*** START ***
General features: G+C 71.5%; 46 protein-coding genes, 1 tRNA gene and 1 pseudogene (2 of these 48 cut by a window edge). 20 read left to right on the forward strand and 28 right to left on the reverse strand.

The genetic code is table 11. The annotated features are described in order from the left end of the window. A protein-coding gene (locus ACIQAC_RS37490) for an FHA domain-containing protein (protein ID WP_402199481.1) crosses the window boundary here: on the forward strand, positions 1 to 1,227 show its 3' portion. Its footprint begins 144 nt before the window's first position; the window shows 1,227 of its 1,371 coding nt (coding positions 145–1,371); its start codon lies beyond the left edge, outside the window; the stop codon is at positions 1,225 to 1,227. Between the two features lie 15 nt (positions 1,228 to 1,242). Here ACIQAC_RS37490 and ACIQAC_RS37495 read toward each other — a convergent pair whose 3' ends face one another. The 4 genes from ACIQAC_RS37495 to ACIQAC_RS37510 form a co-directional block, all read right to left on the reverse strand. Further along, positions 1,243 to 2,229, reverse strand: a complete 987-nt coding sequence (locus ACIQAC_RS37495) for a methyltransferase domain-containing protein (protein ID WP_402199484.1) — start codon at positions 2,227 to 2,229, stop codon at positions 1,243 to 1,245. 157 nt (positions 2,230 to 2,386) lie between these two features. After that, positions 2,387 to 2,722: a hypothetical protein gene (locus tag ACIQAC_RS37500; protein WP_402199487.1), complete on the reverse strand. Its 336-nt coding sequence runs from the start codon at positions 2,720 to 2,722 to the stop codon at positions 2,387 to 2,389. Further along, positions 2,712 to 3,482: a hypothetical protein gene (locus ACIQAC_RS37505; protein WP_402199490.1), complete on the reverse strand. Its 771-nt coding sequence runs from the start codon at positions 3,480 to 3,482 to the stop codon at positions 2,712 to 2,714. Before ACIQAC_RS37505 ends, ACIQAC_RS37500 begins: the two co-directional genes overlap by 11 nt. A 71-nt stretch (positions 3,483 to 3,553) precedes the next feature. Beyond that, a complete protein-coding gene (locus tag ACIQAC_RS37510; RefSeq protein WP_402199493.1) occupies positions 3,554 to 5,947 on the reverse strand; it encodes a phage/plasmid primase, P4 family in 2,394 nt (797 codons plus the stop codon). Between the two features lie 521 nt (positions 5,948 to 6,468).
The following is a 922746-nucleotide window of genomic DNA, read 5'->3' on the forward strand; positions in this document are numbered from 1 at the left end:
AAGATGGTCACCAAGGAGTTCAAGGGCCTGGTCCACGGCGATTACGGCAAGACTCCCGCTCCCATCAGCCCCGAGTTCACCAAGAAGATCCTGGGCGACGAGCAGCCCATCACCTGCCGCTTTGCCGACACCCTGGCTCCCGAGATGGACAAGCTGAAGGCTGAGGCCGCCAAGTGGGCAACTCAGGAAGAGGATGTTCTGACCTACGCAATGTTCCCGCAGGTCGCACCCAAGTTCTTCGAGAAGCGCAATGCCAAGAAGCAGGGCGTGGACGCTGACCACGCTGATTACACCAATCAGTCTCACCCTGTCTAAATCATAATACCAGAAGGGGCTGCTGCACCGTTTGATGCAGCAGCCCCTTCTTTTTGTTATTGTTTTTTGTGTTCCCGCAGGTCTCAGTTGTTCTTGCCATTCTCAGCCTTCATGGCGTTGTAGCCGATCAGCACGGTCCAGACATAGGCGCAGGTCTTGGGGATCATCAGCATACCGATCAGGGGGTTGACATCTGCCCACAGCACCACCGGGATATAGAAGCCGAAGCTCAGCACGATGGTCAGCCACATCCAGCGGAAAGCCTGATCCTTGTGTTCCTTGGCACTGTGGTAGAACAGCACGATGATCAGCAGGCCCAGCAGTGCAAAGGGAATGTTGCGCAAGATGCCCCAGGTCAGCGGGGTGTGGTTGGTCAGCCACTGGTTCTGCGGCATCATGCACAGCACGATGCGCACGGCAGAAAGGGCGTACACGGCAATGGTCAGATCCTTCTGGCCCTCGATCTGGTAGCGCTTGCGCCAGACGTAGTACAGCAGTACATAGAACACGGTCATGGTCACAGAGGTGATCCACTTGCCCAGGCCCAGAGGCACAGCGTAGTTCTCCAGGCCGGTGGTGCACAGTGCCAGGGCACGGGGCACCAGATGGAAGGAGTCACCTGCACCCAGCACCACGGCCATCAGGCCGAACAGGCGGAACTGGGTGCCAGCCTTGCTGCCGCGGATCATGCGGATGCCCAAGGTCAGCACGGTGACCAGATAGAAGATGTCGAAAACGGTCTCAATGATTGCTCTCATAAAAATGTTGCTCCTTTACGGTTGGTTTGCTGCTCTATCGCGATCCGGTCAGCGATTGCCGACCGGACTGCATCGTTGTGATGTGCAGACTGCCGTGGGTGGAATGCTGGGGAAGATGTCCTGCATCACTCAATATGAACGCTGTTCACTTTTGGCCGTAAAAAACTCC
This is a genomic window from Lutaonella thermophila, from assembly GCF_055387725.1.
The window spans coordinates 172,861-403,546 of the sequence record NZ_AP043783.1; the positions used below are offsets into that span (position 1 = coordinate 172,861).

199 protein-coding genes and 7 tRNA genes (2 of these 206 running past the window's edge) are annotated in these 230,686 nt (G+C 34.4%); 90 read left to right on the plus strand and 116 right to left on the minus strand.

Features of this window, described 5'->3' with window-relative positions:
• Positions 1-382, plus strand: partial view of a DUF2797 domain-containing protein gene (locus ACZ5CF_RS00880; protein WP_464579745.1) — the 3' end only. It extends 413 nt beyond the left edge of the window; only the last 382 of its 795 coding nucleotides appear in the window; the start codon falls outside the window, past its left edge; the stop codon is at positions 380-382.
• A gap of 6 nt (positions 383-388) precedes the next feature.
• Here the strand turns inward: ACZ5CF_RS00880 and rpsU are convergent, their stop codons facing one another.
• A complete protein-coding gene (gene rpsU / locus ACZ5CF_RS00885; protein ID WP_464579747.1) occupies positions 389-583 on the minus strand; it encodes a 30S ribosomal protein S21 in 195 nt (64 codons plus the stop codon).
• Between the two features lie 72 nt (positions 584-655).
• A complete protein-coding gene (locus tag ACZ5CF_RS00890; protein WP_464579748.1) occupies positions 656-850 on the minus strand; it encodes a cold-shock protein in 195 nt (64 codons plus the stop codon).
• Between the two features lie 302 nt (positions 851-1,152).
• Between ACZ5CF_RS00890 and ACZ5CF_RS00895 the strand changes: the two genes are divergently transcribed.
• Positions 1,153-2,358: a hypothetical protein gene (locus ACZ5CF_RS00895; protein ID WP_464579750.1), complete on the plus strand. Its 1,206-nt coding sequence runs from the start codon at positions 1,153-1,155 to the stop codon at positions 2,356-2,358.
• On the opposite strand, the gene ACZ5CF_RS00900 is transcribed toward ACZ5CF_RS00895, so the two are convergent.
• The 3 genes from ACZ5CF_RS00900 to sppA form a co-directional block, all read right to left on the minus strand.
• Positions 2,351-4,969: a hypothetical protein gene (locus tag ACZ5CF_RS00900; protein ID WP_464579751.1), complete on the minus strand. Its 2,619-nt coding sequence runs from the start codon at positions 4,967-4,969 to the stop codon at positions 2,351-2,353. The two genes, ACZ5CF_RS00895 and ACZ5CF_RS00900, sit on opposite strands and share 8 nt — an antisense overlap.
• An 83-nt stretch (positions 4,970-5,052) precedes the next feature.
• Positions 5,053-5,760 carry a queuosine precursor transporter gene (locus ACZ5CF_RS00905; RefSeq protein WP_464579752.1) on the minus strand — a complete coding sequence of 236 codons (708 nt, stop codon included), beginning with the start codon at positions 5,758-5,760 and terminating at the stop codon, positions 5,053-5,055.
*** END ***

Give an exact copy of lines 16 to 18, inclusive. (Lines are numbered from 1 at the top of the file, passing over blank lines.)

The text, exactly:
• Between ACZ5CF_RS00890 and ACZ5CF_RS00895 the strand changes: the two genes are divergently transcribed.
• Positions 1,153-2,358: a hypothetical protein gene (locus ACZ5CF_RS00895; protein ID WP_464579750.1), complete on the plus strand. Its 1,206-nt coding sequence runs from the start codon at positions 1,153-1,155 to the stop codon at positions 2,356-2,358.
• On the opposite strand, the gene ACZ5CF_RS00900 is transcribed toward ACZ5CF_RS00895, so the two are convergent.